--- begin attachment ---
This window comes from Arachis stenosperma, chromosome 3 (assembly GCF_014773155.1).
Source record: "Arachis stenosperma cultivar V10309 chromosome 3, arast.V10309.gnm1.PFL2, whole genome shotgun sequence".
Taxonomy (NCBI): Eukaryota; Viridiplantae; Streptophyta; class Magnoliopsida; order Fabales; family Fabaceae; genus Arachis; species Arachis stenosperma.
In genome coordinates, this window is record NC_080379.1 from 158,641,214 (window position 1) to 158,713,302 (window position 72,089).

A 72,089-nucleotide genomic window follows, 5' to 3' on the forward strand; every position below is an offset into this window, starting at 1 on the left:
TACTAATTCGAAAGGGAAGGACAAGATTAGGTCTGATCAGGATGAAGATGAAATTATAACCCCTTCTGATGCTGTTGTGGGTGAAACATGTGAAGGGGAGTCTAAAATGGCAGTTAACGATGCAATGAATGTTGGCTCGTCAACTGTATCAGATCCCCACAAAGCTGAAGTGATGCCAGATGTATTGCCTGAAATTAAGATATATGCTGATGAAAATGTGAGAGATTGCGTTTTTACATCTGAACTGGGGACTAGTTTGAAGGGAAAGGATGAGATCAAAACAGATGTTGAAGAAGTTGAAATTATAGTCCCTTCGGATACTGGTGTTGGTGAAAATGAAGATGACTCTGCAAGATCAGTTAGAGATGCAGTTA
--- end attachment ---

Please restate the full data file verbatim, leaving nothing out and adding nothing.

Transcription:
This window comes from Arachis stenosperma, chromosome 3 (assembly GCF_014773155.1).
Source record: "Arachis stenosperma cultivar V10309 chromosome 3, arast.V10309.gnm1.PFL2, whole genome shotgun sequence".
Taxonomy (NCBI): Eukaryota; Viridiplantae; Streptophyta; class Magnoliopsida; order Fabales; family Fabaceae; genus Arachis; species Arachis stenosperma.
In genome coordinates, this window is record NC_080379.1 from 158,641,214 (window position 1) to 158,713,302 (window position 72,089).

A 72,089-nucleotide genomic window follows, 5' to 3' on the forward strand; every position below is an offset into this window, starting at 1 on the left:
TACTAATTCGAAAGGGAAGGACAAGATTAGGTCTGATCAGGATGAAGATGAAATTATAACCCCTTCTGATGCTGTTGTGGGTGAAACATGTGAAGGGGAGTCTAAAATGGCAGTTAACGATGCAATGAATGTTGGCTCGTCAACTGTATCAGATCCCCACAAAGCTGAAGTGATGCCAGATGTATTGCCTGAAATTAAGATATATGCTGATGAAAATGTGAGAGATTGCGTTTTTACATCTGAACTGGGGACTAGTTTGAAGGGAAAGGATGAGATCAAAACAGATGTTGAAGAAGTTGAAATTATAGTCCCTTCGGATACTGGTGTTGGTGAAAATGAAGATGACTCTGCAAGATCAGTTAGAGATGCAGTTA